HALIFAX, Nova Scotia (Reuters) - The Bank of Canada on Tuesday outlined possible alternative measures of inflation to help guide it in setting interest rates, but said it would not make any big changes to its framework unless necessary.
Deputy Governor Timothy Lane also said that while global experience had shown that quantitative easing and other central bank tools can be effective, the Bank of Canada was assuming they would not be necessary domestically at present.
“Analytically we’ve been considering what the options would be but obviously our current baseline is that our current level of monetary policy stimulus is appropriate and we don’t see a need to provide further monetary policy support at this time,” Lane said after giving a speech in Halifax.
The question of what inflation measures to use to guide monetary policy has taken on an increased profile ahead of the renewal late next year of the agreement on inflation targeting between the federal government and the Bank of Canada.
Referring to possible changes in the inflation-targeting framework, Lane said in his speech: “The bar for any major change is very high.”
Even so, he referred to a paper the central bank was publishing simultaneously which found that traditional measures of core inflation based on excluding a fixed group of components “perform relatively poorly.”
The official target is to keep overall inflation to 2 percent, but operationally the bank uses as its guide a core measure of inflation, known as CPIX, that excludes eight volatile components and the effect of indirect tax changes.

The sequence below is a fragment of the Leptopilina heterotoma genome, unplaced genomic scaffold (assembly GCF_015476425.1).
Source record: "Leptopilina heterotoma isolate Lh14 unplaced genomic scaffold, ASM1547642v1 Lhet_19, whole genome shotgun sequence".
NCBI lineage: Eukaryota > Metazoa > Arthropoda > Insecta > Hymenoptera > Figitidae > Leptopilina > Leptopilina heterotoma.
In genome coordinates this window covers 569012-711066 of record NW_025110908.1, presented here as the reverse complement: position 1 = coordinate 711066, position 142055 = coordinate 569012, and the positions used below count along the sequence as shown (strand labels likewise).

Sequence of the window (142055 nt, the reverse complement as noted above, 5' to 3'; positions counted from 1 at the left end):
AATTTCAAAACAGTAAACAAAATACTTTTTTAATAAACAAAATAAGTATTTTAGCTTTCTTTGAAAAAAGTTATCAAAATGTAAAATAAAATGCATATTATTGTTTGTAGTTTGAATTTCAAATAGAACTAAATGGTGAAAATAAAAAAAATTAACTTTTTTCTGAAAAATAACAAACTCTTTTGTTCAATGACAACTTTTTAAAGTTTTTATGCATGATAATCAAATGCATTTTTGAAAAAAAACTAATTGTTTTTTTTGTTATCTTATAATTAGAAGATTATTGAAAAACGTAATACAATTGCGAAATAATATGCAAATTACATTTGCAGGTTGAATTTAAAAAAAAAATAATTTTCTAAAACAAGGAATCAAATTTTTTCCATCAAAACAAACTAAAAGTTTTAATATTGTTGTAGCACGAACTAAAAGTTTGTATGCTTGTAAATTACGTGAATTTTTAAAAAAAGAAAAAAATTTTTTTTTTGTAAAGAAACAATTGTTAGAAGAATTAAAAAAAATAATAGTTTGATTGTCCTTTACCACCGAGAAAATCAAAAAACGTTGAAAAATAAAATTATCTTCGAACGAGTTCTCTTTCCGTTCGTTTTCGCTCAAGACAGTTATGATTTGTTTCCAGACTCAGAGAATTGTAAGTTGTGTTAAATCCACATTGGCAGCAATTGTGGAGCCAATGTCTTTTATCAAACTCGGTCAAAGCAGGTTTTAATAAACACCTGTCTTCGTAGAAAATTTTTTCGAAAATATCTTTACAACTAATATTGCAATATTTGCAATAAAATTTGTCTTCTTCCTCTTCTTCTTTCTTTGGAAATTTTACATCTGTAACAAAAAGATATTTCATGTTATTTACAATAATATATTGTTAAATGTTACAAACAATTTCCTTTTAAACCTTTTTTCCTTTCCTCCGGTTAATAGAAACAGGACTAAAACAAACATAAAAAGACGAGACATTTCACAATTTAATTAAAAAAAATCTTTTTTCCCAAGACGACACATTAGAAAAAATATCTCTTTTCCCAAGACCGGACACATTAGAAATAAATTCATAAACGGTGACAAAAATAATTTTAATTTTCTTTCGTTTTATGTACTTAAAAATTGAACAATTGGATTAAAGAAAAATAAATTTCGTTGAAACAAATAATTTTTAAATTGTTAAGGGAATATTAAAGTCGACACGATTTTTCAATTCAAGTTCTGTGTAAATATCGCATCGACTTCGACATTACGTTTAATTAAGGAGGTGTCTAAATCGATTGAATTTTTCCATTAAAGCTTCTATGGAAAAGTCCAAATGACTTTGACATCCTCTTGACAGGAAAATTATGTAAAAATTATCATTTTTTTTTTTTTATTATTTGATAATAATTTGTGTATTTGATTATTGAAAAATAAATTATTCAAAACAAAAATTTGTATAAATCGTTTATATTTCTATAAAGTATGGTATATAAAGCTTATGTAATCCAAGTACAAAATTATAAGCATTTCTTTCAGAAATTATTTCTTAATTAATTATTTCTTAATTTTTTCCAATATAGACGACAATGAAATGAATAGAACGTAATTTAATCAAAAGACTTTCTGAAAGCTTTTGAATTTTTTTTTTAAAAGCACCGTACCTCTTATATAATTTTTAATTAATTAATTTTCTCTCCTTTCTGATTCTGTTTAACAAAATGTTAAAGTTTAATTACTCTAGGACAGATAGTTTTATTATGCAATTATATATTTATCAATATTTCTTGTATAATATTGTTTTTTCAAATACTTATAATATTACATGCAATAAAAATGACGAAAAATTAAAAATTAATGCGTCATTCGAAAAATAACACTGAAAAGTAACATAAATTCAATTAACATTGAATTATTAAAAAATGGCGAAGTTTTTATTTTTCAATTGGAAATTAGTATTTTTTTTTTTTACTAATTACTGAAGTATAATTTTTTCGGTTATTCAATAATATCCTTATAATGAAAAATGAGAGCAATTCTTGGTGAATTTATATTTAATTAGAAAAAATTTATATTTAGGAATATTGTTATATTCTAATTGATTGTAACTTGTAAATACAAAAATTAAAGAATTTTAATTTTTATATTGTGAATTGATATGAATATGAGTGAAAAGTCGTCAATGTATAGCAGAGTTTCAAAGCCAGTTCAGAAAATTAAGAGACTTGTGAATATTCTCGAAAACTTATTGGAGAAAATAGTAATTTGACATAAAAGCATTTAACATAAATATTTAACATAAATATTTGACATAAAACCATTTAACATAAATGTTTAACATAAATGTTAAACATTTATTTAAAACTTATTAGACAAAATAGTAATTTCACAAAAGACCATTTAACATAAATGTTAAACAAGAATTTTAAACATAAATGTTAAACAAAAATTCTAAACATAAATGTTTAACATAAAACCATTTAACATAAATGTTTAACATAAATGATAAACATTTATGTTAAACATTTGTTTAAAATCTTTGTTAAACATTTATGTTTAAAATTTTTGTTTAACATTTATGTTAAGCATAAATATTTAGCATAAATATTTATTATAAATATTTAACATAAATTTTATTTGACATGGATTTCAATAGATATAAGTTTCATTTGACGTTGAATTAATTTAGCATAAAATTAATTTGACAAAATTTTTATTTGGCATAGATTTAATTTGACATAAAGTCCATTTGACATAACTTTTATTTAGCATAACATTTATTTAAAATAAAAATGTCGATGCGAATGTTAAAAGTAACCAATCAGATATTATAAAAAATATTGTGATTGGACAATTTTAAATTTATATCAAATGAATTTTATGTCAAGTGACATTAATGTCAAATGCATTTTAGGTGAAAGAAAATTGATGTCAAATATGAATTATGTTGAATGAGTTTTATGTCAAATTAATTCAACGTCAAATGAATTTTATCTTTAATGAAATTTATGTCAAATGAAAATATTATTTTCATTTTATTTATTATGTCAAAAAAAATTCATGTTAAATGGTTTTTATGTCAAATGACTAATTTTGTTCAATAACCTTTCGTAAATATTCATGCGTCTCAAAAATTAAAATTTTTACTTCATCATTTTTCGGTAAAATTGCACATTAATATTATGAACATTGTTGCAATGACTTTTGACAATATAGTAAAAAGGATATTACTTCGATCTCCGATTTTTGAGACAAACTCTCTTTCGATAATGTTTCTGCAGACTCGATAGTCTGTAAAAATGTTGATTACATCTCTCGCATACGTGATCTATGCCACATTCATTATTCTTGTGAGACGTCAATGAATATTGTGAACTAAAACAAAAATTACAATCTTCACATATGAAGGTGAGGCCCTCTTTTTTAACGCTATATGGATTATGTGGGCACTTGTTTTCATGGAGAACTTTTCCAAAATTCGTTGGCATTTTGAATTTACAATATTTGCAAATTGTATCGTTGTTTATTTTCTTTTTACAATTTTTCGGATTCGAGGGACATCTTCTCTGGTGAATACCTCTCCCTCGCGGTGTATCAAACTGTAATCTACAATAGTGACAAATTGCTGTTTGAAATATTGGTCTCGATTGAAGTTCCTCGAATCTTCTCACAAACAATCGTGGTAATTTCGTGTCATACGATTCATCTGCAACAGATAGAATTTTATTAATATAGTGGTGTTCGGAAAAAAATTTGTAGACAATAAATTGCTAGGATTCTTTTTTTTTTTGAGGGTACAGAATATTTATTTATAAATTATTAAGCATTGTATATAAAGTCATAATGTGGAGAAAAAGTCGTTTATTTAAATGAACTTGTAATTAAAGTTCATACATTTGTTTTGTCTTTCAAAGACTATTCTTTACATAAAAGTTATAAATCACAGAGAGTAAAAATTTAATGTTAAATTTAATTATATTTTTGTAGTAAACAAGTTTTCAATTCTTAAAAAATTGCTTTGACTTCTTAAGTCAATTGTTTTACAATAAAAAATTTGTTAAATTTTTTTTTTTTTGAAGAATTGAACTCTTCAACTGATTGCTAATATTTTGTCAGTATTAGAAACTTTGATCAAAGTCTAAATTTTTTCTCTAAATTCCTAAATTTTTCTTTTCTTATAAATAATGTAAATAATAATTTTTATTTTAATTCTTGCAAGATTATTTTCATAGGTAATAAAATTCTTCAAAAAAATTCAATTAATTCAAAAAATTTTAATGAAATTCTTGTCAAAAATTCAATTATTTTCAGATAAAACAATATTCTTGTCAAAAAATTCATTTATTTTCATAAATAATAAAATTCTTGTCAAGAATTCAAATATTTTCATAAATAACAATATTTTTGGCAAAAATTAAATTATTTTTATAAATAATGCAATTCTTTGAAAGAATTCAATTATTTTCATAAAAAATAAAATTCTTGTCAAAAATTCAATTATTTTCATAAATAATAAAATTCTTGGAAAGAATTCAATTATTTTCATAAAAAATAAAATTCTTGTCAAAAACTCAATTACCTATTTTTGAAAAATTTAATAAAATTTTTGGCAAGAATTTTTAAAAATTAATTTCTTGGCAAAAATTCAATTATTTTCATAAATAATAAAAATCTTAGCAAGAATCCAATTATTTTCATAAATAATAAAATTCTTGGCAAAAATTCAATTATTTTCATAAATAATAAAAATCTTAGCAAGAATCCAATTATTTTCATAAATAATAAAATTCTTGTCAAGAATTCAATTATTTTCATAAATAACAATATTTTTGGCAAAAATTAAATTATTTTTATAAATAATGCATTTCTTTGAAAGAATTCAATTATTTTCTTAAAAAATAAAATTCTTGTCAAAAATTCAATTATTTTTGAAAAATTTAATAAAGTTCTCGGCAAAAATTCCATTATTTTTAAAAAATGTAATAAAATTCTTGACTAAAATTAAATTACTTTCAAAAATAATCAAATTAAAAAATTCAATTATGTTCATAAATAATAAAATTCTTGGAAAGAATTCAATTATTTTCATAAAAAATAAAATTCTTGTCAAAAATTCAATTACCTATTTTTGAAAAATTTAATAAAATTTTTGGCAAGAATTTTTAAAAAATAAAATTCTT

That ran at 2.1 percent in September, but Lane reiterated the bank’s new emphasis on what it calls underlying inflation, which it sees at 1.5 to 1.7 percent, because it excludes exchange rate effects and one-off factors.
The central bank research paper said exclusion-based measures like CPIX are easy to explain and have played a useful role.
But it listed three different measures that perform better in capturing persistent price movements and tend to move with important economic drivers: trimmed mean, weighted median and common component.
Definitions are found in the paper: (bit.ly/1k7eVql).
In a question-and-answer session, Lane also said that while exports have picked up recently, previous strength in the Canadian dollar had meant the disappearance of a number of exporters, and new firms might be needed for major surges in exports.
Reporting by Richard Woodbury; Writing by Randall Palmer and Leah Schnurr; Editing by David Gregorio